The days of blaming gaming for producing socially inept and uninterested children may be well and truly over as the world seems to have woken up to the fact that games can be an incredibly powerful tool for education.
On 20th November 2019, on World Children’s Day and the 30th anniversary of the Convention on the Rights of the Child (CRC) – the most widely ratified human rights treaty in history — UNICEF announced the launch of Right Runner, a fast-paced mobile game application to inspire, inform and empower children and young people on their rights.
In their announcement, UNICEF said that whilst the Convention has achieved immense progress for children around the world over the past 3 decades, many, often the most vulnerable, are yet to feel its impact.
For children to be able to stand up for their rights and the rights of others to become little activists, they must first be aware of them. This kind of education, however, is often a priveledge that many kids around the world miss out on.
Right Runner is set in countries across Latin America and the Caribbean which UNICEF states is still one of the most unequal regions in the world — where barriers persist for many disadvantaged and excluded girls and boys, preventing them from accessing social services and protection. Players touch the screen to jump, slide and trick their way past oncoming obstacles.
Data shows that around 2 in 5 children in the region are denied at least one of their rights with around 72 million children aged 0 to 14 living in poverty and 12.6 million children and adolescents out of school.
“The most memorable way children and young people can learn about their rights is by playing,” said Bernt Aasen UNICEF Regional Director of UNICEF for Latin America and the Caribbean a.i.
“Thirty years after the adoption of the Convention on the Rights of the Child, this new mobile app provides children and young people with a fun, innovative and interactive tool to empower them to become agents of change on issues that affect them.”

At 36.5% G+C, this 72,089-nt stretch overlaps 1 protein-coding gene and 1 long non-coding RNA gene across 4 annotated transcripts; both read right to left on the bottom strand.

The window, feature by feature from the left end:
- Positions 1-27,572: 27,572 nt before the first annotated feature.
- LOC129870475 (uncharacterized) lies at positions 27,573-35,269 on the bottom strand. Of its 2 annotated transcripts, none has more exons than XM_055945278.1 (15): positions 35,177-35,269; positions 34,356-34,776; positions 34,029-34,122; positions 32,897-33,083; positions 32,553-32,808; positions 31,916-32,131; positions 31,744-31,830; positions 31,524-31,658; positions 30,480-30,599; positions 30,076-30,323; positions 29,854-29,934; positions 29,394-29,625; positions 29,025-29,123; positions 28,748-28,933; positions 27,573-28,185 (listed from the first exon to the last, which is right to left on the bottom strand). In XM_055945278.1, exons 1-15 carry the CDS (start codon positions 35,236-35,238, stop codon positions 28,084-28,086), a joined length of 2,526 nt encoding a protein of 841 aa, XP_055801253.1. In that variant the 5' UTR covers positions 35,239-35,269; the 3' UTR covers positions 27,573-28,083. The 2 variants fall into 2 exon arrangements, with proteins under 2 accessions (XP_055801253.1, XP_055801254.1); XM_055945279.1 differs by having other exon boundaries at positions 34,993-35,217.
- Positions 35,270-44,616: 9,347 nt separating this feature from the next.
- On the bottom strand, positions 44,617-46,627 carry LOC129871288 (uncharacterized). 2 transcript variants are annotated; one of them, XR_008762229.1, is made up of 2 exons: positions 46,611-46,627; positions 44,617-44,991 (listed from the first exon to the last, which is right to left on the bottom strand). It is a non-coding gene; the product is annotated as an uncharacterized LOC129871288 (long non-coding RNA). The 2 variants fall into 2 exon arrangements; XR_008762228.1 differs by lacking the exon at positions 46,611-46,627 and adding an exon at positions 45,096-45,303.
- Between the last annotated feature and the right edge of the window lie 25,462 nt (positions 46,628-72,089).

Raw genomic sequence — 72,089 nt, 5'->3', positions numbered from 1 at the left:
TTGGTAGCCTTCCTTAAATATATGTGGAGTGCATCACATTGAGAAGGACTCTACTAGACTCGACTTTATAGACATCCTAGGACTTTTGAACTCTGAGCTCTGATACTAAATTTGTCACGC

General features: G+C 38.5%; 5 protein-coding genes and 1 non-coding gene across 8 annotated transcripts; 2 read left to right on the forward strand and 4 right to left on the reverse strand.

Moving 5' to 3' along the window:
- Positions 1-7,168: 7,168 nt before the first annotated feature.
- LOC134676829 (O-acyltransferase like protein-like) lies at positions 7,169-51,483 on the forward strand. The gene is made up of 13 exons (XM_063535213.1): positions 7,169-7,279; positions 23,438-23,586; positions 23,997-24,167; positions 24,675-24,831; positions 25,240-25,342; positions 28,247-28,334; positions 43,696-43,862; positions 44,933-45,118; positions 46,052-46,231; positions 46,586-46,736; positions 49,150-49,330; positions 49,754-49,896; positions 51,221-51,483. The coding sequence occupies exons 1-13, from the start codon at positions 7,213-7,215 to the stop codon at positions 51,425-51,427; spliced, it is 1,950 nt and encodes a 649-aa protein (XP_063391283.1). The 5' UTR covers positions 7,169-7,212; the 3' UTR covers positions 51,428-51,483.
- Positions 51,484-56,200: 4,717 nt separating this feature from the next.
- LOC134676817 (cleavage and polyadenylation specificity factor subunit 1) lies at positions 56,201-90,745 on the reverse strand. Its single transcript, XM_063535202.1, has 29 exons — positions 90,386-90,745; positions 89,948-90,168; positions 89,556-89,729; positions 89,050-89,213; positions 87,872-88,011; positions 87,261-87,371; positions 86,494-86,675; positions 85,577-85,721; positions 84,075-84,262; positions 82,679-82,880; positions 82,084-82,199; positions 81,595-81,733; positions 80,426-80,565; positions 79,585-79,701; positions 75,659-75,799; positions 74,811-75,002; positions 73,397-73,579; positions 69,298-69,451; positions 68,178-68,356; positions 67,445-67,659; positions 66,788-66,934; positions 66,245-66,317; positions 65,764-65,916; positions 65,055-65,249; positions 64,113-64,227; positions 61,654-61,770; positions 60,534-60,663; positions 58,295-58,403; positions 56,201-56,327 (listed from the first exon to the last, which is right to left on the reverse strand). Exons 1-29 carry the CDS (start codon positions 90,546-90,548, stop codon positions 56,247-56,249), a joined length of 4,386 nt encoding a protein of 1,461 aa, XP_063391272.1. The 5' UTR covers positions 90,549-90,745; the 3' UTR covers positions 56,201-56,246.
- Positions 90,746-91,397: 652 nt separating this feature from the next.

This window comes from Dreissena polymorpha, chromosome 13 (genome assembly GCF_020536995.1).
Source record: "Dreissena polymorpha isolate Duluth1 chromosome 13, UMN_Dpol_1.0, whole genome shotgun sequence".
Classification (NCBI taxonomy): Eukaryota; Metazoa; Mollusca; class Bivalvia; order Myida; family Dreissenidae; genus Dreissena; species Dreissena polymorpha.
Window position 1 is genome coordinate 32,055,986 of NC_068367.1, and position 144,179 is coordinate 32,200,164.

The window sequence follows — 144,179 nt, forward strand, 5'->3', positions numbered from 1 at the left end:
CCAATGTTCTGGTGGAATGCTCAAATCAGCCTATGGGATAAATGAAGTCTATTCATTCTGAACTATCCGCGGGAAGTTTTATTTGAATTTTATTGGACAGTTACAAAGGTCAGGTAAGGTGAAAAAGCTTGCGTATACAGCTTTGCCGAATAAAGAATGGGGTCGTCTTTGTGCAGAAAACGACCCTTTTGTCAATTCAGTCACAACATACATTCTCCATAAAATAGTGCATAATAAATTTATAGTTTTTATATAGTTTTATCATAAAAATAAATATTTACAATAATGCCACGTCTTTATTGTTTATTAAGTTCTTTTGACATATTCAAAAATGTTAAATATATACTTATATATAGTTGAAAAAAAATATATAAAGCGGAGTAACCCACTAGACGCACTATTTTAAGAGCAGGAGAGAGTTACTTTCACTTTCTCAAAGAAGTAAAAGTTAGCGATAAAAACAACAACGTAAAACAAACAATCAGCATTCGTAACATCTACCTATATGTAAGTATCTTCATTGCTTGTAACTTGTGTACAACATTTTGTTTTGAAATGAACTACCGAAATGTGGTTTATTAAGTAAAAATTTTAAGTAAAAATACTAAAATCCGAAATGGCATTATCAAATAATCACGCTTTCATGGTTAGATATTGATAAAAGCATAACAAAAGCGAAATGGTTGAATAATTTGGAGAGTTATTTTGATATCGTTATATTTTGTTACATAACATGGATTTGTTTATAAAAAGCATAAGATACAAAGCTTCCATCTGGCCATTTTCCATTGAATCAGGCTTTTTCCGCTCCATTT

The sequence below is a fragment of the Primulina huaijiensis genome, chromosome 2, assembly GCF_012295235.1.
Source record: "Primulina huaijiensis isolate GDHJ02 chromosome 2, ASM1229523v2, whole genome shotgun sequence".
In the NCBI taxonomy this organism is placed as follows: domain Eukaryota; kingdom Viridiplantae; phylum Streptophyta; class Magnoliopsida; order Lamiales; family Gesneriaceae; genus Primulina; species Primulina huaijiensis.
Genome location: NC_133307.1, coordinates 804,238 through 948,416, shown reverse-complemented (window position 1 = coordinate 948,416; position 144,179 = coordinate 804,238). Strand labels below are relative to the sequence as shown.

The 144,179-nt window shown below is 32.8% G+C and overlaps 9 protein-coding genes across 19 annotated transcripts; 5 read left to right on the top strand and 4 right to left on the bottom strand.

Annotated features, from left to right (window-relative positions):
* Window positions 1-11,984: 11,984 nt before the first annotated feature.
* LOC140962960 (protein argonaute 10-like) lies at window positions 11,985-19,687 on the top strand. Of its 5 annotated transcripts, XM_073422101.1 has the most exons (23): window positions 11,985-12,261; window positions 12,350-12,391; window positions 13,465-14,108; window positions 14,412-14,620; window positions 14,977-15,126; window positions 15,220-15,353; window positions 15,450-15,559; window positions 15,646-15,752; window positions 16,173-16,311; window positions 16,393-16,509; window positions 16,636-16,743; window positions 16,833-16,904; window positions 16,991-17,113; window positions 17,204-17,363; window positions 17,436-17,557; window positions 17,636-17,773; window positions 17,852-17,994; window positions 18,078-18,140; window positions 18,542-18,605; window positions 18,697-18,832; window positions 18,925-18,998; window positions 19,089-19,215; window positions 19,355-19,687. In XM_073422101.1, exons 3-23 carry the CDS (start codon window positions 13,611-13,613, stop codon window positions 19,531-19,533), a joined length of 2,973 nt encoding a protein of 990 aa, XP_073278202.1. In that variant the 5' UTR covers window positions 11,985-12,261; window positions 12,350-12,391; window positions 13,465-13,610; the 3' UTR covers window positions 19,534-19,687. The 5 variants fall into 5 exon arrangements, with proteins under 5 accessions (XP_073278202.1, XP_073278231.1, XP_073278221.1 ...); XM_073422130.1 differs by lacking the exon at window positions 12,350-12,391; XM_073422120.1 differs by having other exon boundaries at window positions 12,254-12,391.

This week the free to play game is “Game of the Day” on Apple’s App Store.
“With UNICEF’s Right Runner you will join a new generation of inspiring young people that are claiming their rights and leading the way to the world they deserve. A world within reach,” says the game’s introduction on App Store.
Upon starting the game players are greeted with the inspiring message: “The young will rise up and be heard.”
To claim and defend their rights which are illustrated throughout, the characters must overcome barriers and engage with others along the way. Encouragement is a constant, with phrases like “never give up!”
The game takes the player on an exciting journey, skateboarding through an obstacle-ridden old town, parkouring their through favelas to get to school, running to safety during extreme flooding and jumping and sliding in a dangerous graffitied city.
Throughout, players must collect megaphones to amplify their message.
The penultimate level sees players escaping from a surreal world of grasping hands, shadowed faces and stabbing knives — a metaphor for the fight for a life free of violence.
The stirring finale aimed at motivating and inspiring young people to fight for change with what they have learned about their rights, requires players to climb to the top of a mountain where they must harness the power of their own voice.
Right Runner was developed in collaboration between UNICEF Latin America and the Caribbean Regional Office and London/LA-based film and immersive production firm Nexus Studios.
The artists at Nexus focused on designing and creating a “visual language that would resonate with the players and effectively bring the CRC to life.”
Everything from the cast of game characters to the visual and audio palette were designed to animate the elements and ambiance of the region.
“We were inspired by all of the young people around the world fighting for change. Right Runner became a celebration of every kid’s power to fight for their rights and be an agent for change,” said Deborah Casswell, Creative Director of Nexus Studios.
The app was developed with and tested by young people including UNICEF’s Global Youth Council who are tasked with advising the organization on its work affecting children and adolescents.
In addition, 70 students from the Nord Anglia Education Network Schools tested and provided feedback on the game. The voices heard in the game are from students of one of these schools which regularly collaborate with UNICEF in child rights education initiatives such as the World Largest Lesson.